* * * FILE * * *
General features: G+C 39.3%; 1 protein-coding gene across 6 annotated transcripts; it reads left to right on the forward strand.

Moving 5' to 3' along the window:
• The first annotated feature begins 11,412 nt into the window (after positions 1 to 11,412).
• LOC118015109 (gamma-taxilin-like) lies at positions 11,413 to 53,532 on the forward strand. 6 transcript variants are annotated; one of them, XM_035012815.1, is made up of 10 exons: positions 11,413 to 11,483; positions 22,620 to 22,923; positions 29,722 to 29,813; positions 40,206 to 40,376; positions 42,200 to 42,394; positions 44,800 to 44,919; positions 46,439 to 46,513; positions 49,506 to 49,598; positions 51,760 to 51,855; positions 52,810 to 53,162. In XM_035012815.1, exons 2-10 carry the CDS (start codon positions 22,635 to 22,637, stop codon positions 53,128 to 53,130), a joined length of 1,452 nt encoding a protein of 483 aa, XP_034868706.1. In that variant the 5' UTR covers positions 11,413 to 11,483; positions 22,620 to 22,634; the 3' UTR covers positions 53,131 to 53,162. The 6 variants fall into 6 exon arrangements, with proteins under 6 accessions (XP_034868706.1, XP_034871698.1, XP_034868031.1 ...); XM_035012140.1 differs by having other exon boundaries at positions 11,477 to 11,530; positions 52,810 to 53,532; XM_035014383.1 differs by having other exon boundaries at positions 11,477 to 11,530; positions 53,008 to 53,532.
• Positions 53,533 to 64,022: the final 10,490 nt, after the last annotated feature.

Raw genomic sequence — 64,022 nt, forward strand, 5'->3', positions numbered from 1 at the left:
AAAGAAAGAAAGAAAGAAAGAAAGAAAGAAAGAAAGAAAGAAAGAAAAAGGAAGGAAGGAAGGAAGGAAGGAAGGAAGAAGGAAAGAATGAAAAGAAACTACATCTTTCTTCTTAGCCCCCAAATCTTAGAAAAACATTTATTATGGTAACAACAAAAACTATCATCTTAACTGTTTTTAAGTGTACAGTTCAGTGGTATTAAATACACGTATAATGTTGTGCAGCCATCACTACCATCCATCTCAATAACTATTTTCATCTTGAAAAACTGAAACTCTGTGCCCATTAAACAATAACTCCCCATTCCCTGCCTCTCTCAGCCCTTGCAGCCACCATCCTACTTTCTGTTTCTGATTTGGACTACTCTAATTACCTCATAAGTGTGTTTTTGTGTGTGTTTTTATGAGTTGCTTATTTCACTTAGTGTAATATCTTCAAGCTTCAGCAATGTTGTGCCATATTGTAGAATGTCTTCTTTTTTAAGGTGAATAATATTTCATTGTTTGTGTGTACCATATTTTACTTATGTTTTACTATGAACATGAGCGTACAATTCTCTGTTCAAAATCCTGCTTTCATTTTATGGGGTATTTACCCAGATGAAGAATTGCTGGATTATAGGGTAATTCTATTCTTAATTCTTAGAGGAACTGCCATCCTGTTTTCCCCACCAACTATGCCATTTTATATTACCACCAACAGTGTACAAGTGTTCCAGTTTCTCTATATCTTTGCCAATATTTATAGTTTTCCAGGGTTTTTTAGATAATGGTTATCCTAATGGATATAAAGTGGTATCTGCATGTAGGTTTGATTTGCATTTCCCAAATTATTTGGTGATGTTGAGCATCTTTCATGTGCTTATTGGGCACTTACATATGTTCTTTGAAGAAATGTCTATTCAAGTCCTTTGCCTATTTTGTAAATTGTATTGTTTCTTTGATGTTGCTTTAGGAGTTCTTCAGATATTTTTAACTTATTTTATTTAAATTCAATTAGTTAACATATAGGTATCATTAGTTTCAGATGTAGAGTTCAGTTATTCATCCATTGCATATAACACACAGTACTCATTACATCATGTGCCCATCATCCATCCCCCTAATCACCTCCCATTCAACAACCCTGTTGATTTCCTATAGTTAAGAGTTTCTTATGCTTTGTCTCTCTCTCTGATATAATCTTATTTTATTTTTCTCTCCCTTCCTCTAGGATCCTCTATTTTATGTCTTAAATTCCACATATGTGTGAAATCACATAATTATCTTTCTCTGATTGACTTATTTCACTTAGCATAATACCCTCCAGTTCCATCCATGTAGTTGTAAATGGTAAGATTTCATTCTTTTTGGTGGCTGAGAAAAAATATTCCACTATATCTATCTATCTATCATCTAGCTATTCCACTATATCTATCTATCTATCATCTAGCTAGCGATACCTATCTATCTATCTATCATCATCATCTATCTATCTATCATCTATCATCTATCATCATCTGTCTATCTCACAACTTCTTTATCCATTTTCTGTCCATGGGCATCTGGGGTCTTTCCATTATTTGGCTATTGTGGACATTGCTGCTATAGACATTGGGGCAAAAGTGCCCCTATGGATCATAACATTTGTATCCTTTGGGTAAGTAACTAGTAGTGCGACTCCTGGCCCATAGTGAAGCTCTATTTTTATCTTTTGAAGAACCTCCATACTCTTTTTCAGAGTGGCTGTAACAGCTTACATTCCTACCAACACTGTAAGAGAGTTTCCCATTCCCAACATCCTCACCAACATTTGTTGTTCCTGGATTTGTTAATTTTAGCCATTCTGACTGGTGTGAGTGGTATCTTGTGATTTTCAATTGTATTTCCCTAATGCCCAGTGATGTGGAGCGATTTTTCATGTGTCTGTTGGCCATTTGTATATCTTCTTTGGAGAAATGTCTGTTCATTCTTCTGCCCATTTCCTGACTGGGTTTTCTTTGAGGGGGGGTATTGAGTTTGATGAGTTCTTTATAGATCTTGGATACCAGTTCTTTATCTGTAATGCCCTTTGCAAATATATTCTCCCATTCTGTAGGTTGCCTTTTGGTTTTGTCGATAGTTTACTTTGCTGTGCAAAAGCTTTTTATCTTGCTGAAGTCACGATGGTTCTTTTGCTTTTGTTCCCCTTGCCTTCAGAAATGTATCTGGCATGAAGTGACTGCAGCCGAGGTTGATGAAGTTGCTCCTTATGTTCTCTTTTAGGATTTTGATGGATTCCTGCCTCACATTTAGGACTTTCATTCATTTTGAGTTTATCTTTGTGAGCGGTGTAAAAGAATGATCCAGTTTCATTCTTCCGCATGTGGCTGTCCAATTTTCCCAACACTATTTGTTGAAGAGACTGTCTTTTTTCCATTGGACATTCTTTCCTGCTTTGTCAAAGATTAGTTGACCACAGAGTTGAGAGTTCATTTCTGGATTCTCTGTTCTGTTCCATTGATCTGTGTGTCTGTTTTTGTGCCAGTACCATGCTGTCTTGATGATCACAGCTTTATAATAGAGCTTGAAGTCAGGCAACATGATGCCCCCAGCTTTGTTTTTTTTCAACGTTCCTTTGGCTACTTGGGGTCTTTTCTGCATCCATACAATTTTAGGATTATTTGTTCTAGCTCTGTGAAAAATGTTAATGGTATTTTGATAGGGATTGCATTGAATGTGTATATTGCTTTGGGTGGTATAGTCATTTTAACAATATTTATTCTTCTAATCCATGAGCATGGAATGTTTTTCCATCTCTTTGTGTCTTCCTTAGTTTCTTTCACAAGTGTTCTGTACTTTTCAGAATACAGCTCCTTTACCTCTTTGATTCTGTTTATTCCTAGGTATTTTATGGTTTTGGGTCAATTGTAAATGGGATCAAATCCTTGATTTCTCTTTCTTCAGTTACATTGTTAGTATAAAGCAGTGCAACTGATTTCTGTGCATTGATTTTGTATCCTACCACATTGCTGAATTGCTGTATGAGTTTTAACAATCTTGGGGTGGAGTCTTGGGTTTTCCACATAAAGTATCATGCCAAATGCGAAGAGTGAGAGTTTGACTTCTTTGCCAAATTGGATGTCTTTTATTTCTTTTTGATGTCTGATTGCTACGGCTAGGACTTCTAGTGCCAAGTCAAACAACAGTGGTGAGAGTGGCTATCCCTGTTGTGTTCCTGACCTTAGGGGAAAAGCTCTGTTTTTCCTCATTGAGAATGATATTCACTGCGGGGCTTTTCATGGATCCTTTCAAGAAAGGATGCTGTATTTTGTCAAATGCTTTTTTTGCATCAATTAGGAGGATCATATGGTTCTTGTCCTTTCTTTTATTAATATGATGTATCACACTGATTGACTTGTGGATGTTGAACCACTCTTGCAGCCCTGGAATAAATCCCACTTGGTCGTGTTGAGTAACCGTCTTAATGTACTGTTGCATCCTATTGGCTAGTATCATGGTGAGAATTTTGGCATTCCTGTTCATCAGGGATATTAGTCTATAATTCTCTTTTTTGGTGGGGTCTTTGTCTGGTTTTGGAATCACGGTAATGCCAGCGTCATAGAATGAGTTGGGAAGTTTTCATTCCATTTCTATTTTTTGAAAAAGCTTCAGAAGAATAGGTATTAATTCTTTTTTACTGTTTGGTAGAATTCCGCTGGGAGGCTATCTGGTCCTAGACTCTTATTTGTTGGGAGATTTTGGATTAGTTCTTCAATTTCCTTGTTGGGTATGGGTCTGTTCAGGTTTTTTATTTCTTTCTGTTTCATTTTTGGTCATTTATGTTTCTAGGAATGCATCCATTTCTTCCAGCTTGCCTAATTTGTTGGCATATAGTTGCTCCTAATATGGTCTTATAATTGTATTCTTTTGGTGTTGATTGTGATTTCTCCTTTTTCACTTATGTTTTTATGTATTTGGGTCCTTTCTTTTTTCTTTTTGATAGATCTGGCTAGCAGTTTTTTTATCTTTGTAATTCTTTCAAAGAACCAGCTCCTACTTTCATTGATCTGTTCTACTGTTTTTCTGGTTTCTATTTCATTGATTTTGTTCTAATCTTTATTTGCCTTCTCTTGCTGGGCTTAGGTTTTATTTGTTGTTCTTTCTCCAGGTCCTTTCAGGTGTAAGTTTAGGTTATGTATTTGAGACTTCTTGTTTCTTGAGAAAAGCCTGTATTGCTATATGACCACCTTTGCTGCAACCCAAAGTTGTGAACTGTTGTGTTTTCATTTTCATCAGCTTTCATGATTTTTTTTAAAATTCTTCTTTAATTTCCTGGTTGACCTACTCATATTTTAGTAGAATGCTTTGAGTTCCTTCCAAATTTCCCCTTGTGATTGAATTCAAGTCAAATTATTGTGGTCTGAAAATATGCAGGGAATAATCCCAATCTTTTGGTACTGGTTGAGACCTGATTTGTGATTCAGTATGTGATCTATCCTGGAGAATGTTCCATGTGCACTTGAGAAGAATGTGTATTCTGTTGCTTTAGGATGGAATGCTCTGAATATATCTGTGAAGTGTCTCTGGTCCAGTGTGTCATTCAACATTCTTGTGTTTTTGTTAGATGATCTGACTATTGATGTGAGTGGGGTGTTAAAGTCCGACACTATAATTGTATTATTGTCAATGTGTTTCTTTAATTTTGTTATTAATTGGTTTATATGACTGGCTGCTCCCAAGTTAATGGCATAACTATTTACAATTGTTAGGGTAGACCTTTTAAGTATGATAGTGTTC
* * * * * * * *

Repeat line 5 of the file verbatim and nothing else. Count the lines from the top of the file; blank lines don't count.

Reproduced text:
• Positions 53,533 to 64,022: the final 10,490 nt, after the last annotated feature.